In 1946, he became a naturalized citizen and to protect his anonymity, changed his name to Patrick Stuart-Houston. Patrick Stuart-Houston was discharged from the Navy in 1947, married, and settled on Long Island. Stuart-Houston and his wife had four boys: Alexander Adolf, Louis, Howard Ronald (died 1989), and Brian William. Stuart-Houston (né Hitler), died in 1987, after a quiet career in medical laboratory services.
A few years back, scrapbooking achieved a small revival of sorts. I say revival, because it was really a pretty common hobby around the turn of the century (late 1800s to early 1900s). Mark Twain himself was numbered among these many scrapbooking enthusiasts. And I've always found it interesting what people kept in scrapbooks. Not the items themselves (e.g., photographs, sketches, newspaper clippings, pressed flowers, bills of sale, programs), as these stay rather consistent, but what they represented to the people who remembered them. I particularly enjoy reading old obituaries. Modern obituaries don't often speak to the character of the deceased, but more often to their accomplishments. Today I am featuring a small letter to the editor placed in a Carrollton, Georgia, newspaper not long after the death of Jacob C. Grow. It is found in the scrapbook of my great-grandmother Mary Grow Goodner (Jacob's daughter). Jacob died December 3, 1903, in Gainesville, Texas.
+ + + + +
Rev. J. C. Grow.
Mr. Editor:–Will you please give me just a short space in which to say something of my old friend and schoolmate, Rev. Jacob C. Grow, who departed this life a short while ago. Jacob Grow was one of the best men I ever know or that anyone else ever knew. He was a noble, upright, Christian gentleman, as near faultless as a human could be. He was raised by as saintly a mother as ever lived in our county. I never will forget that on one occasion I heard a gentleman telling Mrs. Grow of her sons' Christian conduct during the war, how nobly and religiously he overcame temptation, of how it made the old mother rejoice to hear of her son's loyalty to his God. There are but few of us left in Carrollton to day who knew and remember Mr. Grow, but those few will testify to his unswerving Christian man-hood. A good man is gone from our country. A great and shining light for the Master's cause has been extinguished. I wish we had many more men like him.
A funny thing happened today in class. While I was teaching a student exclaimed, "Oh no, I've broken my... my... Hey, Mr. Maas, what's this part on eyeglasses called?" He was pointing to the long part that goes above the ears and comes off the frame around the lens.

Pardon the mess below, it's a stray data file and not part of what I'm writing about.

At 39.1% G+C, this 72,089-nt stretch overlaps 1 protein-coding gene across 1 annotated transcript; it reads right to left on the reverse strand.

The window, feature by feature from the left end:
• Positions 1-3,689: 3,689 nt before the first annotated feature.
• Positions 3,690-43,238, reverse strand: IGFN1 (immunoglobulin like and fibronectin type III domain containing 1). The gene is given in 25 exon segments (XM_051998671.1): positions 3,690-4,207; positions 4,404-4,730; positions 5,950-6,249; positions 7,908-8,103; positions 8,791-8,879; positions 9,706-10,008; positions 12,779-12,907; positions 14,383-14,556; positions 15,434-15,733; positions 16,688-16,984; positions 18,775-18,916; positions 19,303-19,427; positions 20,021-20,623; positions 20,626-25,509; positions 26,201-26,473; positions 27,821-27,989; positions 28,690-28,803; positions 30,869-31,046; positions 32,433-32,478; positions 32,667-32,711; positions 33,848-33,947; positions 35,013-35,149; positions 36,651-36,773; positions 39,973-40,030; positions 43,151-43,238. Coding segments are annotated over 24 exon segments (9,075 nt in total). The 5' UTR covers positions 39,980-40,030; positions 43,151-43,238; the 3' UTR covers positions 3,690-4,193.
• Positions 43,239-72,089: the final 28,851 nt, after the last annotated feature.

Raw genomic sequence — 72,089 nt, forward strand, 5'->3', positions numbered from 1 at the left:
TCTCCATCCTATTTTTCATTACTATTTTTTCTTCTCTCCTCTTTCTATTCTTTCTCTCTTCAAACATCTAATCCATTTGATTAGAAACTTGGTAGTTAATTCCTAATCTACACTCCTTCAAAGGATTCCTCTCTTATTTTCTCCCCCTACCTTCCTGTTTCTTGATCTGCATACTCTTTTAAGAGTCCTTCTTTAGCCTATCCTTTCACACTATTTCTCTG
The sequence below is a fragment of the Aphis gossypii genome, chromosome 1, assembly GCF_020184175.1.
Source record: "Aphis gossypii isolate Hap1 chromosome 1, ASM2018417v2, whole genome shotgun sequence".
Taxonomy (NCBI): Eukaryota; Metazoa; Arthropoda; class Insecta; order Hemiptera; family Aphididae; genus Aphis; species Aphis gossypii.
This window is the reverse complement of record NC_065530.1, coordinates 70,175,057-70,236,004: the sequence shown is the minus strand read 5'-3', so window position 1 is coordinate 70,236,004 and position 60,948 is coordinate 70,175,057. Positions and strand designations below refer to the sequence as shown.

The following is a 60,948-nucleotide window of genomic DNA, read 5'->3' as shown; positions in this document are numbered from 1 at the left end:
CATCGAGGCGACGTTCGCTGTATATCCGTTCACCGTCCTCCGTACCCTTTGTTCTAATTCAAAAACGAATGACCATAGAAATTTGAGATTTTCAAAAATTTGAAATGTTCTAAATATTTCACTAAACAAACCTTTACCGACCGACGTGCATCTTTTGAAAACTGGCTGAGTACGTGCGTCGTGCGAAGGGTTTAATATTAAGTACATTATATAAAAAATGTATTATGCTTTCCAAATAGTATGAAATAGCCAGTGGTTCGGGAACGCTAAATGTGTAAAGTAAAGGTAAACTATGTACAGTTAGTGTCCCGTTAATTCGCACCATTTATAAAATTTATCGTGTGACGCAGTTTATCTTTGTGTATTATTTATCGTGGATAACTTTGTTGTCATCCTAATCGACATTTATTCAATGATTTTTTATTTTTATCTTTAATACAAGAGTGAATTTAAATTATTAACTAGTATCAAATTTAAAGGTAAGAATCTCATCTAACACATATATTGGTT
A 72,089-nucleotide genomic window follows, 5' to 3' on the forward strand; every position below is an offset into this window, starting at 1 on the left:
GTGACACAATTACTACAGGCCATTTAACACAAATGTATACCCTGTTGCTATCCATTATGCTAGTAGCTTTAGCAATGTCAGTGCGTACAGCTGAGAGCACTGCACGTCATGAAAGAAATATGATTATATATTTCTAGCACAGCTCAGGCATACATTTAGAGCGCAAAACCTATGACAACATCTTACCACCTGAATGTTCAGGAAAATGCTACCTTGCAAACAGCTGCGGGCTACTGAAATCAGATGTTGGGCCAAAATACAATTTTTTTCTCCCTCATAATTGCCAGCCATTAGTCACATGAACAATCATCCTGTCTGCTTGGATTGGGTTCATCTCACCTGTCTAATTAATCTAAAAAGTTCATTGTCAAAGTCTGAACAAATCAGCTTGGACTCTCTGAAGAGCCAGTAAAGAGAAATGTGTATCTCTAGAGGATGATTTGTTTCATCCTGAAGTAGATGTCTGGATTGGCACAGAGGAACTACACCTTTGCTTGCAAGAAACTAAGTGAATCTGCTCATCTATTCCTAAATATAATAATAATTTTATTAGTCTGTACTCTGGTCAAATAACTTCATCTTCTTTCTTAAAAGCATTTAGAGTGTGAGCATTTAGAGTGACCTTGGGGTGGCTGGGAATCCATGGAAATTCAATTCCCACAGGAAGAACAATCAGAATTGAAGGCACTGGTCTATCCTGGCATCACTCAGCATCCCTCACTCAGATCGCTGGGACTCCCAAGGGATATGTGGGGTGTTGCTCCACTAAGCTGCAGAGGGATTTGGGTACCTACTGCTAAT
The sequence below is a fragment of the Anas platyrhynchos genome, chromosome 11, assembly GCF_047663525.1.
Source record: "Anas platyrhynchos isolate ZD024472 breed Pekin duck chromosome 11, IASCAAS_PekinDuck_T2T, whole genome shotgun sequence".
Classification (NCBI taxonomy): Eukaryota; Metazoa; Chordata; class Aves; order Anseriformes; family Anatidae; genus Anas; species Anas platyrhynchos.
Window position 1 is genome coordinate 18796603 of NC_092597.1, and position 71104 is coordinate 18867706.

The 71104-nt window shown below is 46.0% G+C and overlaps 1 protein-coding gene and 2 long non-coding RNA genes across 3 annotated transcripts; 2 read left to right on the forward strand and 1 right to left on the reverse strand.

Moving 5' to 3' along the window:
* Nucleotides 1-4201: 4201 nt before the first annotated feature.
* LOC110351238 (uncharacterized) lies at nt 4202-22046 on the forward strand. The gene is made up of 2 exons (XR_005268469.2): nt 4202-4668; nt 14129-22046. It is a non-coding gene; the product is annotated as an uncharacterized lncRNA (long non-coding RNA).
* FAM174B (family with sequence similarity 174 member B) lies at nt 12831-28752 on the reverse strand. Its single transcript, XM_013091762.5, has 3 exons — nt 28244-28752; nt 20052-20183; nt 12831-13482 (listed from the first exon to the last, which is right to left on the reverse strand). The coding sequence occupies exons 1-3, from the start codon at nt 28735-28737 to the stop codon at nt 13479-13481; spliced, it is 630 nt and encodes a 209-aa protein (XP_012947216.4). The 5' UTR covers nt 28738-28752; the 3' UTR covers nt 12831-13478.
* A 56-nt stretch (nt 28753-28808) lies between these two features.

So I looked it up. It's called a "temple." Makes sense I suppose. And now you know too.
I know the trend for sometime now has been for people to do their banking online. I think most people enjoy the convenience of having their bank come to them and it definitely saves the increasingly expensive cost of postage. Back in 1916, William H. Coltharp of Vernal, Utah, found a unique way of using the mail to bringing banking to the town and save money in the process.
Bank of Vernal
In the 1910s, Vernal, Utah, had a population of a little over 800, but was keeping an eye toward future growth as the county seat. A fine town like Vernal needed an upscale brick bank to express its cosmopolitan outlook, but the nearest brick works was in Salt Lake City over 170 miles away. Shipping the bricks would cost over four times the purchase price.
Parcel Post Wagon, c. 1914
It was then that Coltharp hit on a novel idea. The United States Mail had in 1913 begun domestic parcel post service. To encourage people to use the service, rates were kept rather low. Coltharp did the math and realized that he could mail the bricks from Salt Lake City cheaper than having them delivered by wagon, so he had the Salt Lake Pressed Brick Company bundle the bricks into packages of about 50 pounds (to stay within parcel post weight limits). The company would mail about 40 crates (or one ton) of the packages a day.
Postmasters along the route expressed their frustration with the volume of weighty crates and the US Mail quickly realized that if Coltharp's scheme caught on, it would hopelessly clog their transportation systems and strain their mailmen. So in response, Postmaster General Albert S. Burleson, allowed the remaining bricks be sent to Vernal, but issued a new regulation allowing only 200 pounds per sender each day and stated, "it is not the intent of the United States Postal Service that buildings be shipped through the mail."
"The Parcel Post Bank" Today
The bank was completed the next year and was nicknamed "The Parcel Post Bank" by locals. The building still exists and still serves as a bank at 3 West Main Street in Vernal.